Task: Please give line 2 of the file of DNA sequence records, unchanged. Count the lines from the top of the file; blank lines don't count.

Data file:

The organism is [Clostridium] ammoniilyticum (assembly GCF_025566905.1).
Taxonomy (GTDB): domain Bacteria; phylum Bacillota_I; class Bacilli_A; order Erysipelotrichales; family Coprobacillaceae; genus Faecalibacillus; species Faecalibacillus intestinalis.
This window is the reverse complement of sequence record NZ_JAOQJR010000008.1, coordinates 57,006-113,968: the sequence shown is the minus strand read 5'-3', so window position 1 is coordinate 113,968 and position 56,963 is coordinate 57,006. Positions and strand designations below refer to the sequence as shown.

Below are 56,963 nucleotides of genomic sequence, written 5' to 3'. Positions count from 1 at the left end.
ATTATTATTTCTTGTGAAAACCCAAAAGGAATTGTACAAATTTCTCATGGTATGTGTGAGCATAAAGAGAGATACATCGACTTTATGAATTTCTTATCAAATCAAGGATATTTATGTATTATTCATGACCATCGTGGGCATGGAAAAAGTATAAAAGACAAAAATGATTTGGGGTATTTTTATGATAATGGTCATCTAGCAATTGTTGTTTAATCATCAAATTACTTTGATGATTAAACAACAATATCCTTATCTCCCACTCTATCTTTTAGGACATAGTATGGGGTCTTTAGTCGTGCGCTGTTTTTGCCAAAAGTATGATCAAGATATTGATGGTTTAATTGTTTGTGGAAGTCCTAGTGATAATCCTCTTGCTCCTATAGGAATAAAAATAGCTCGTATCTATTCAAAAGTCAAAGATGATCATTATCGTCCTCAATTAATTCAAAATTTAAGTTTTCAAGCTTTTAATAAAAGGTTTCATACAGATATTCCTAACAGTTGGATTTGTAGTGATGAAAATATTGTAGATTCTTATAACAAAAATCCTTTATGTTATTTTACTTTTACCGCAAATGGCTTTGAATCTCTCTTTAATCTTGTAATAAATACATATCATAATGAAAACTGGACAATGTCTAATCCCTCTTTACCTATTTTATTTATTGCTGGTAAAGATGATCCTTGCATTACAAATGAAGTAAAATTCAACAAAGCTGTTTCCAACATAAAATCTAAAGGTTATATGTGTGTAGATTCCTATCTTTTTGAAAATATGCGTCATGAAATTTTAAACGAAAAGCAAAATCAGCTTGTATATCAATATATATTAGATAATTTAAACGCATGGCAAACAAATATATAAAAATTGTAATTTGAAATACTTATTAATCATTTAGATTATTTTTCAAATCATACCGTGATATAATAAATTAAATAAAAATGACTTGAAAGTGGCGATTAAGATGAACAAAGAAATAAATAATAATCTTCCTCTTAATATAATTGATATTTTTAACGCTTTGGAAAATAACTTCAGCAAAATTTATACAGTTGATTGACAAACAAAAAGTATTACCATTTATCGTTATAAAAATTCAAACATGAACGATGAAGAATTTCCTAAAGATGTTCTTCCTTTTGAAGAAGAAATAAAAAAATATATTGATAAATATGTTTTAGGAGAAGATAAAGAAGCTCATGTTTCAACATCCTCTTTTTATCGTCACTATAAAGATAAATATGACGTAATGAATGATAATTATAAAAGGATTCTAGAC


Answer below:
Taxonomy (GTDB): domain Bacteria; phylum Bacillota_I; class Bacilli_A; order Erysipelotrichales; family Coprobacillaceae; genus Faecalibacillus; species Faecalibacillus intestinalis.